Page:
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Daredevil – Into the Ring (Review)

To celebrate the launch of Marvel’s Daredevil and the release of Avengers: Age of Ultron, we are reviewing all thirteen episodes of the first season of Marvel and Netflix’s Daredevil. Check back daily for the latest review.

Daredevil is an ambitious piece of work.

It represents an astonishing commitment from both Marvel and Netflix to realise a thirteen-episode run on a superhero character that will be produced and released in one big chunk. One of the unsung features of Netflix’s “full season” model is the fact that there is minimal room for course correction or reevaluation; there is no time for audience feedback or retooling. The model is all or nothing. Before the first episode has been released to the public, the last episode has already been cut and gone through post-production.

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That is an impressive gamble, even in this day and age when Marvel has demonstrated that it can pull off almost anything that it wants to accomplish. Daredevil is part of the tapestry of interconnected continuity that forms the Marvel Cinematic Universe, a single unfolding narrative space that dates back to Jon Favreau’s Iron Man back in 2008. In the seven years once, one of the resounding (and effective) criticisms of Marvel’s creative model has been the sense that their projects are drowned in a “house style”, as if the individual works feel obligated to fit together.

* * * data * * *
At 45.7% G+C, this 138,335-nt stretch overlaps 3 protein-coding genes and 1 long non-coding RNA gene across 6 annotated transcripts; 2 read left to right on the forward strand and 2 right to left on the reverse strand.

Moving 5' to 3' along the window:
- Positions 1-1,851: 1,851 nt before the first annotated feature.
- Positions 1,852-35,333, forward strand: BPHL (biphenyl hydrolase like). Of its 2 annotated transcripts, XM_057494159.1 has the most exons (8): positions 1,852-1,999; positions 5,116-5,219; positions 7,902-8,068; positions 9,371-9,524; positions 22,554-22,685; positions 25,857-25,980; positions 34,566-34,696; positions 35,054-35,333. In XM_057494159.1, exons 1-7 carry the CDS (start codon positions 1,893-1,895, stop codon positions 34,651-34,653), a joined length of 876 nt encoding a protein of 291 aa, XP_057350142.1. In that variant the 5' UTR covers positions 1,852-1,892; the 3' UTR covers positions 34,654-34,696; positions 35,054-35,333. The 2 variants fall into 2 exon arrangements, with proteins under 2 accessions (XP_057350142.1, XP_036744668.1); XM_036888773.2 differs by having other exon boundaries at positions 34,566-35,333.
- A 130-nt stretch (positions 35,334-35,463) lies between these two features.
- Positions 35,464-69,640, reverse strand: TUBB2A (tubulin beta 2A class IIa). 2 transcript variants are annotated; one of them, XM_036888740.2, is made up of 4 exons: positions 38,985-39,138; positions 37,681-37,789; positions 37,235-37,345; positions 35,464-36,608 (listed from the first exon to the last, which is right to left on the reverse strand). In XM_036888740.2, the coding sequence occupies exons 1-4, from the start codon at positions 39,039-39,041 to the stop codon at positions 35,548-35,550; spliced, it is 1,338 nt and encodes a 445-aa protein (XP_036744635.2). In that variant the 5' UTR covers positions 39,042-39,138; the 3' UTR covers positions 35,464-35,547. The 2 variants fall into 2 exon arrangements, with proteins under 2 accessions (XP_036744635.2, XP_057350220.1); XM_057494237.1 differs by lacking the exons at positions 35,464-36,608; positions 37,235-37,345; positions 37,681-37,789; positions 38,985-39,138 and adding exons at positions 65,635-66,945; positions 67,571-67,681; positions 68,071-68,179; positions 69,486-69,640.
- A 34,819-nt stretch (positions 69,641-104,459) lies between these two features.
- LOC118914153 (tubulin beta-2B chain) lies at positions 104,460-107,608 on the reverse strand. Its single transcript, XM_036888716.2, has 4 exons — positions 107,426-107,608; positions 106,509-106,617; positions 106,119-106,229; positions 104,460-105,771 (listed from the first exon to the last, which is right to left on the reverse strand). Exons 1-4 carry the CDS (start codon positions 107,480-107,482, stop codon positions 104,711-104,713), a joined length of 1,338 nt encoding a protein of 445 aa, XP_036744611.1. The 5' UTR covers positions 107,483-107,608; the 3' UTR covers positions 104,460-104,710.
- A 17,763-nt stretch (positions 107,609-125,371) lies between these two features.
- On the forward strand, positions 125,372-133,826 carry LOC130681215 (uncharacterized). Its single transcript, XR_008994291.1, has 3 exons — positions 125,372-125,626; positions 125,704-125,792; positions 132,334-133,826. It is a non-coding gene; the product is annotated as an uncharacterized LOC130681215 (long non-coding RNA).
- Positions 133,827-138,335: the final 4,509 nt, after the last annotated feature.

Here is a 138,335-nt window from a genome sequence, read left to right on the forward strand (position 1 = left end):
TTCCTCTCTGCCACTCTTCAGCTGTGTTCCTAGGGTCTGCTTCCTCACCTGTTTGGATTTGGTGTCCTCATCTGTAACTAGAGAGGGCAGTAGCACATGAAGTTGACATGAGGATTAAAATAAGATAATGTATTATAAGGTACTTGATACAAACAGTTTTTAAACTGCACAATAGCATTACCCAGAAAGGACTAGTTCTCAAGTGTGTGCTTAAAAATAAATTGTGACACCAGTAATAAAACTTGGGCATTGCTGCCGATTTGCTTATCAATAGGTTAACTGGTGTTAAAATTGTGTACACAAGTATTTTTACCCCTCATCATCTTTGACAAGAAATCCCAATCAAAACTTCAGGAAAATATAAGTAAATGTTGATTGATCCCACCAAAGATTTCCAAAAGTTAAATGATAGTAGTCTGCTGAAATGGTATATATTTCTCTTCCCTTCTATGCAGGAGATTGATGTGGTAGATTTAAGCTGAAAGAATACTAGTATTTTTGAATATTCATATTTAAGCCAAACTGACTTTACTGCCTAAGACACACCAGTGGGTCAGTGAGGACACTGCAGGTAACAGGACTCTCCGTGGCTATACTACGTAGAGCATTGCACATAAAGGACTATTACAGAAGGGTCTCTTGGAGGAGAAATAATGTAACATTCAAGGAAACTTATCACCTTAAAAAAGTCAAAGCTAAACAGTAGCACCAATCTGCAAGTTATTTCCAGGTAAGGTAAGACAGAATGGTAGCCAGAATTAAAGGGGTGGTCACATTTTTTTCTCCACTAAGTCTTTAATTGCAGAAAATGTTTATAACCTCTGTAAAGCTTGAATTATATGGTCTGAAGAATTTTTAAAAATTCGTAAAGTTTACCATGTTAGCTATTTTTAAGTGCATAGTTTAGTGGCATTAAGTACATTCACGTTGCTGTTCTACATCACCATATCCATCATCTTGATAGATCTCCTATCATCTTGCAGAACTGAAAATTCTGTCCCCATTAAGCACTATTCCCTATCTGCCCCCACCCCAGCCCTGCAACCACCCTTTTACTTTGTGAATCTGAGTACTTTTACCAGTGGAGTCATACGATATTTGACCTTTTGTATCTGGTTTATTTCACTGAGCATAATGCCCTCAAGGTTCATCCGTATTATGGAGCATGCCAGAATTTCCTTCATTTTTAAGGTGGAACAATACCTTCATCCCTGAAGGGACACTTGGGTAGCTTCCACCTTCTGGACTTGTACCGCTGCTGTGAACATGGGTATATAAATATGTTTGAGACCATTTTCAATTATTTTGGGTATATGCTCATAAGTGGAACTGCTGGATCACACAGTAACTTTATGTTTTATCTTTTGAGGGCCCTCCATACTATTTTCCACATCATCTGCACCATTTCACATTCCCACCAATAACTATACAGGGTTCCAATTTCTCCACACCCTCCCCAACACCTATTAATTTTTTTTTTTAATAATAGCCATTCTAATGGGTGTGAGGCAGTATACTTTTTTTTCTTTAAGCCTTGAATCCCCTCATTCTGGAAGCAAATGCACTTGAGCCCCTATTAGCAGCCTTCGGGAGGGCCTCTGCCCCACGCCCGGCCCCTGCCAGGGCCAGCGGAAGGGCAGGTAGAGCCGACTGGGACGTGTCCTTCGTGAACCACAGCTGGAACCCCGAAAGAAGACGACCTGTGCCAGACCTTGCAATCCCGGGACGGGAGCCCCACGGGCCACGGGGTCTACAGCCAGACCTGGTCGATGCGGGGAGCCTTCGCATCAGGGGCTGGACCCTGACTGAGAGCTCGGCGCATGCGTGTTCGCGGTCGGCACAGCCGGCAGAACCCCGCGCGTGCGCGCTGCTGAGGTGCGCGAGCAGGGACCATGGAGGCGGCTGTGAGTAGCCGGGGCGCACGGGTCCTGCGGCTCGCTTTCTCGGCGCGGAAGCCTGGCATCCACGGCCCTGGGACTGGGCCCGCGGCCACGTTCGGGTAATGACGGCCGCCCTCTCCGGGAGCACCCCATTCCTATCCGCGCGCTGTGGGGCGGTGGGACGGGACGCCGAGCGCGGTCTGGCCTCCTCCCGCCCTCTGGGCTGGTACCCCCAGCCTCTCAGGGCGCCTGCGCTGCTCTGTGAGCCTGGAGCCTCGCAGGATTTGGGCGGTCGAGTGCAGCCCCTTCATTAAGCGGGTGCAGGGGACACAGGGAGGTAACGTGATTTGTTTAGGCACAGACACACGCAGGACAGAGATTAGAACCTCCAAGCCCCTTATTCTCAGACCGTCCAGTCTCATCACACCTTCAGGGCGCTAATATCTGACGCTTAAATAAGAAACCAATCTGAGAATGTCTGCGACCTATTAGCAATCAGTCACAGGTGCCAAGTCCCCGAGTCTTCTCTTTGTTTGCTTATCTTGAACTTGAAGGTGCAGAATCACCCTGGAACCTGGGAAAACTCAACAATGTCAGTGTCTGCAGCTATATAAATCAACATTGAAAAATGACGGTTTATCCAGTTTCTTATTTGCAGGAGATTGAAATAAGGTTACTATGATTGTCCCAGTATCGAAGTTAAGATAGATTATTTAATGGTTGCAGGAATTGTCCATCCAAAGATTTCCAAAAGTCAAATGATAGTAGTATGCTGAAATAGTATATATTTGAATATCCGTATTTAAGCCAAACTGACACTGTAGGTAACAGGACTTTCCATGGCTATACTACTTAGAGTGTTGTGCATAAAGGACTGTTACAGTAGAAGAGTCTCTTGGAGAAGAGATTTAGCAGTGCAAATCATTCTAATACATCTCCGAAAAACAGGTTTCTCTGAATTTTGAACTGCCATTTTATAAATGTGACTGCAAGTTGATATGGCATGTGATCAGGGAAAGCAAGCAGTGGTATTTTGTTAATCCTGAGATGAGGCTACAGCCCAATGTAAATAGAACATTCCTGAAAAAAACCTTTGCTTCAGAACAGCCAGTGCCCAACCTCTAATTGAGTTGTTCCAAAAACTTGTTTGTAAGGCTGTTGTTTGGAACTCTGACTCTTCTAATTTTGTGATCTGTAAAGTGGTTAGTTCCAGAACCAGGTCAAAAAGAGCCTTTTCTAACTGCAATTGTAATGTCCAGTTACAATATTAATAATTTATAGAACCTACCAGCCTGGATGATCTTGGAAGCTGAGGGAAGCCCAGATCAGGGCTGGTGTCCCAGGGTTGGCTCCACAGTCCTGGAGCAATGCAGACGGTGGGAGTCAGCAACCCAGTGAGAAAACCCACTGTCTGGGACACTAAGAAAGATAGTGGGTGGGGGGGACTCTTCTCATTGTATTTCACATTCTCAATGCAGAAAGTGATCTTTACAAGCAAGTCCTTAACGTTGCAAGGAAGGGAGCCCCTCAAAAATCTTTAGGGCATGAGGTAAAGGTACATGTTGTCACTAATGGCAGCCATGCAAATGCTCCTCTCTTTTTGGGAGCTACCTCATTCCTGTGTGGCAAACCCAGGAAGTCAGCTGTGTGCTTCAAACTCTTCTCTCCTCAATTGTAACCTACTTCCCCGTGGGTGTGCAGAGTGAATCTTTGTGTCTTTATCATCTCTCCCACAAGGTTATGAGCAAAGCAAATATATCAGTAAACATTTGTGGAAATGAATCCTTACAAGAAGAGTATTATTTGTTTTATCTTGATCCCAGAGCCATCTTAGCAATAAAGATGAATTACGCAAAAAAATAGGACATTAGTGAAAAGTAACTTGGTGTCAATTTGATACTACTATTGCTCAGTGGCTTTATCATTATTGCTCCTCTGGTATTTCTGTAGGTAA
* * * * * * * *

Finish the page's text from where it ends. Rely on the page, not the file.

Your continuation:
These criticisms date back to the sense that Jon Favreau’s Iron Man 2 was smothered by its obligations to a shared universe, and was only fuelled by the high-profile departure of respected film-makers like Edgar Wright and Patty Jenkins from Marvel projects, citing a irreconcilable differences. To be fair, recent efforts like Iron Man 3, Captain America: The Winter Soldier and Guardians of the Galaxy have helped to add a great deal of diversity to the tapestry of the shared Marvel universe.

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Into the Ring works hard to establish a clear and distinct mood for its own hero. Released on Netflix, it is not bound by the same set of constraints that hem in Agents of S.H.I.E.L.D. or Peggy Carter. The brutality on display in the teaser and at the climax is utterly unlike anything else produced under the banner of this shared universe; the montage at the end of the episode makes it clear that Matt Murdock exists in very different corner of the same universe. Child abductions and drug rings and white collar crime aren’t quite covered by Tony Stark or Steve Rogers.

Although there are a few bumps along the way, Into the Ring does a good job at setting the tone for what is to come.

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